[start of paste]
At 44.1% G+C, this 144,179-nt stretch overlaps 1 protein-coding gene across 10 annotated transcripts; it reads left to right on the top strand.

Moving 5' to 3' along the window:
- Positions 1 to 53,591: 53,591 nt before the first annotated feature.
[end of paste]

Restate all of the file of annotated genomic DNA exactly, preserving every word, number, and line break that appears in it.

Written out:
At 44.1% G+C, this 144,179-nt stretch overlaps 1 protein-coding gene across 10 annotated transcripts; it reads left to right on the top strand.

Moving 5' to 3' along the window:
- Positions 1 to 53,591: 53,591 nt before the first annotated feature.